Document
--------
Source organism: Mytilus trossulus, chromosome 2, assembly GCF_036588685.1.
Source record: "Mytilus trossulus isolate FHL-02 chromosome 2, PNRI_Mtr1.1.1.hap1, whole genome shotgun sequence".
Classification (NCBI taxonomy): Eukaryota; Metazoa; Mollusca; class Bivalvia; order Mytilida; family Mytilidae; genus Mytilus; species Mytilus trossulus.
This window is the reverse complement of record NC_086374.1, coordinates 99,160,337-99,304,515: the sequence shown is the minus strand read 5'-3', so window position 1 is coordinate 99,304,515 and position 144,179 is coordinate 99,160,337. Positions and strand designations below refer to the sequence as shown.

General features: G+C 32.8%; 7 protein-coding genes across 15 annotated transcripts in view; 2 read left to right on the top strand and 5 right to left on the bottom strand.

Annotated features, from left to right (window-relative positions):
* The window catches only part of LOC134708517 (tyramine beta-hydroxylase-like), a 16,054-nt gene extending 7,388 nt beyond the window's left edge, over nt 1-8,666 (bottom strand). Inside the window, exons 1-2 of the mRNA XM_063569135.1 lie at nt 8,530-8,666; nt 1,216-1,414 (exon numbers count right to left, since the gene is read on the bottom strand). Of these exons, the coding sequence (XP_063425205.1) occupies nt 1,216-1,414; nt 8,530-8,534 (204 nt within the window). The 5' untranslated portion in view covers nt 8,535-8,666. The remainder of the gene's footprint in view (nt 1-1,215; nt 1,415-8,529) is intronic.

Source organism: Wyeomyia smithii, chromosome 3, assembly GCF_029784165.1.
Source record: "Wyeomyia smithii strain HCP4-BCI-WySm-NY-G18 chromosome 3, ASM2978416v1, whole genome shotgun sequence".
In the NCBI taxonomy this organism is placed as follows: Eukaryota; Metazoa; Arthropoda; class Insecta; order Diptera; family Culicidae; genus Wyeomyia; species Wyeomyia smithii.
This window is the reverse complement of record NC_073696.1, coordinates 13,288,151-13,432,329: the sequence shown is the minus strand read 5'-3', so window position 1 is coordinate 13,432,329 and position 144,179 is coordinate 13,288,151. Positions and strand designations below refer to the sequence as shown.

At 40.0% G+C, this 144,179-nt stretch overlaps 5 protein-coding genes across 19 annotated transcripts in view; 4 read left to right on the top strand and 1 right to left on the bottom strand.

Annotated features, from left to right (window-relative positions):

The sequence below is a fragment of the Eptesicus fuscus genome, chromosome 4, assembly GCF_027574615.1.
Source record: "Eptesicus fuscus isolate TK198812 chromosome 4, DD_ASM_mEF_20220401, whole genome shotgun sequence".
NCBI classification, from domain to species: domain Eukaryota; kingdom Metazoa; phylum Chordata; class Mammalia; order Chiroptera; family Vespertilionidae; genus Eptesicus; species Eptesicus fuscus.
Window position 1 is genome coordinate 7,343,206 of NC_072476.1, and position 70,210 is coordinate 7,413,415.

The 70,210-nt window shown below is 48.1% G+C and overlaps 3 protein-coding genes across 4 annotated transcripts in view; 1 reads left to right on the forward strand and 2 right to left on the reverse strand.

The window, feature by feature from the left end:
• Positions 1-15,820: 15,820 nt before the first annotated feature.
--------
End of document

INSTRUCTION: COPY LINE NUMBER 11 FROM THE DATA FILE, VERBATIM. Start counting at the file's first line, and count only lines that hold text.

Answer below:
This window is the reverse complement of record NC_073696.1, coordinates 13,288,151-13,432,329: the sequence shown is the minus strand read 5'-3', so window position 1 is coordinate 13,432,329 and position 144,179 is coordinate 13,288,151. Positions and strand designations below refer to the sequence as shown.